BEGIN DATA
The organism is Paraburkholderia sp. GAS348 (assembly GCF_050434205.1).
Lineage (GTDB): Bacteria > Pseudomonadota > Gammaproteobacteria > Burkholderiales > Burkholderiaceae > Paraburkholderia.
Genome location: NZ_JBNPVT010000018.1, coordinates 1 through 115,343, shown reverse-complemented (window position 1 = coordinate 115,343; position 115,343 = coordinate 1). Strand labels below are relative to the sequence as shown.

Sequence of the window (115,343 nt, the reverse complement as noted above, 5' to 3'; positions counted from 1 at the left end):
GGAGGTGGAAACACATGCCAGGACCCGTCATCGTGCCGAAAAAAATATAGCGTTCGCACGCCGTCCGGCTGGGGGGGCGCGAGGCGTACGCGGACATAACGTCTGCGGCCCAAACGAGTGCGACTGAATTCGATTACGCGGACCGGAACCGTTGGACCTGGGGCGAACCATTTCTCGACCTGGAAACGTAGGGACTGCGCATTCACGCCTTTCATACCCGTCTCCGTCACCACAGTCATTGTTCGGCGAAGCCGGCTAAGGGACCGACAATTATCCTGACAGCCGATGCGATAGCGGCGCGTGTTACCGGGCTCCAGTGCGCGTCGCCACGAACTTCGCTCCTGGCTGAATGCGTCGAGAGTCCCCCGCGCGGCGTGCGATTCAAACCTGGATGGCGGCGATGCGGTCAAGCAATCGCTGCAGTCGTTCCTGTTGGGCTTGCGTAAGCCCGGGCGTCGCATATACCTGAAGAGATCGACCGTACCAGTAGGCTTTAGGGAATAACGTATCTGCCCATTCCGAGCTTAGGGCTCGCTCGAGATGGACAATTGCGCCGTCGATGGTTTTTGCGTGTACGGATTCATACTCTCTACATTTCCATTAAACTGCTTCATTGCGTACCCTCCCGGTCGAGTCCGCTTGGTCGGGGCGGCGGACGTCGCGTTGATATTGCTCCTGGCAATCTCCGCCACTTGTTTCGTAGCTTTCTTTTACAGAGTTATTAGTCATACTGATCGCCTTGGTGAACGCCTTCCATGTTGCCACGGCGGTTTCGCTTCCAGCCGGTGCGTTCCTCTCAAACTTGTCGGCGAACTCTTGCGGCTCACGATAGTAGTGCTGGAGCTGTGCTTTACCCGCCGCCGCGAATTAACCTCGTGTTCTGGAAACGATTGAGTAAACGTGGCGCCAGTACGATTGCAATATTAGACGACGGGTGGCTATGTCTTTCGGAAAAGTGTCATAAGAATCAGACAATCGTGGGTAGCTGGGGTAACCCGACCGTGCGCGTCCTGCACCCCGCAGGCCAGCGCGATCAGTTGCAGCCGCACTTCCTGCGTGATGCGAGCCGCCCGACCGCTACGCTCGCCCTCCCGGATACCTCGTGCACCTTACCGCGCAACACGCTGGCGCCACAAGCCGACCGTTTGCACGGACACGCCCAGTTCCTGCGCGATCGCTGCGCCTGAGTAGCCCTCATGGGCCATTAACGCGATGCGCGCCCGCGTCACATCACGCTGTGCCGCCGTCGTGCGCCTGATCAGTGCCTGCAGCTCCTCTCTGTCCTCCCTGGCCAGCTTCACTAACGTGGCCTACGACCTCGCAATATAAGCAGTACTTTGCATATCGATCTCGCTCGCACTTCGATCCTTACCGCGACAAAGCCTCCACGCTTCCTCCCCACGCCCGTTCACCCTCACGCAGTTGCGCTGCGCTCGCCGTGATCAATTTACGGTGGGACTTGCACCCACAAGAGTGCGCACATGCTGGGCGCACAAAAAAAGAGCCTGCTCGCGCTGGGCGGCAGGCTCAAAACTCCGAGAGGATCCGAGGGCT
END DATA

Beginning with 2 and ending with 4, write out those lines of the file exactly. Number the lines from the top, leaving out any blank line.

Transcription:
Lineage (GTDB): Bacteria > Pseudomonadota > Gammaproteobacteria > Burkholderiales > Burkholderiaceae > Paraburkholderia.
Genome location: NZ_JBNPVT010000018.1, coordinates 1 through 115,343, shown reverse-complemented (window position 1 = coordinate 115,343; position 115,343 = coordinate 1). Strand labels below are relative to the sequence as shown.

Sequence of the window (115,343 nt, the reverse complement as noted above, 5' to 3'; positions counted from 1 at the left end):